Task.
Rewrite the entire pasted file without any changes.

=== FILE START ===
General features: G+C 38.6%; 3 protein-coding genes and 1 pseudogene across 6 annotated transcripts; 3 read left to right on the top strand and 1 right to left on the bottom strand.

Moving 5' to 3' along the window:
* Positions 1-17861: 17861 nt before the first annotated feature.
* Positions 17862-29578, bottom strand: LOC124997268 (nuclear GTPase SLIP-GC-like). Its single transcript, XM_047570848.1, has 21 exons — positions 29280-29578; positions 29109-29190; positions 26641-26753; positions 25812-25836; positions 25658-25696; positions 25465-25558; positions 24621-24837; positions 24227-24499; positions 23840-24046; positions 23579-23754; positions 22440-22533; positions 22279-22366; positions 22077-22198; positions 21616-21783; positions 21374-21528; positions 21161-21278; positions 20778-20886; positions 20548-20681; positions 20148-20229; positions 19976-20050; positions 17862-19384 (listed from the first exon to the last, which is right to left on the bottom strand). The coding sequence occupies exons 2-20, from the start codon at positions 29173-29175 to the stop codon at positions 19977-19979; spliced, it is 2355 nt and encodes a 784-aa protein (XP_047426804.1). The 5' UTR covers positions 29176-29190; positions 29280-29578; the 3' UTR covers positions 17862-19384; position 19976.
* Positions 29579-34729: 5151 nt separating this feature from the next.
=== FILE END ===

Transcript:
General features: G+C 38.6%; 3 protein-coding genes and 1 pseudogene across 6 annotated transcripts; 3 read left to right on the top strand and 1 right to left on the bottom strand.

Moving 5' to 3' along the window:
* Positions 1-17861: 17861 nt before the first annotated feature.
* Positions 17862-29578, bottom strand: LOC124997268 (nuclear GTPase SLIP-GC-like). Its single transcript, XM_047570848.1, has 21 exons — positions 29280-29578; positions 29109-29190; positions 26641-26753; positions 25812-25836; positions 25658-25696; positions 25465-25558; positions 24621-24837; positions 24227-24499; positions 23840-24046; positions 23579-23754; positions 22440-22533; positions 22279-22366; positions 22077-22198; positions 21616-21783; positions 21374-21528; positions 21161-21278; positions 20778-20886; positions 20548-20681; positions 20148-20229; positions 19976-20050; positions 17862-19384 (listed from the first exon to the last, which is right to left on the bottom strand). The coding sequence occupies exons 2-20, from the start codon at positions 29173-29175 to the stop codon at positions 19977-19979; spliced, it is 2355 nt and encodes a 784-aa protein (XP_047426804.1). The 5' UTR covers positions 29176-29190; positions 29280-29578; the 3' UTR covers positions 17862-19384; position 19976.
* Positions 29579-34729: 5151 nt separating this feature from the next.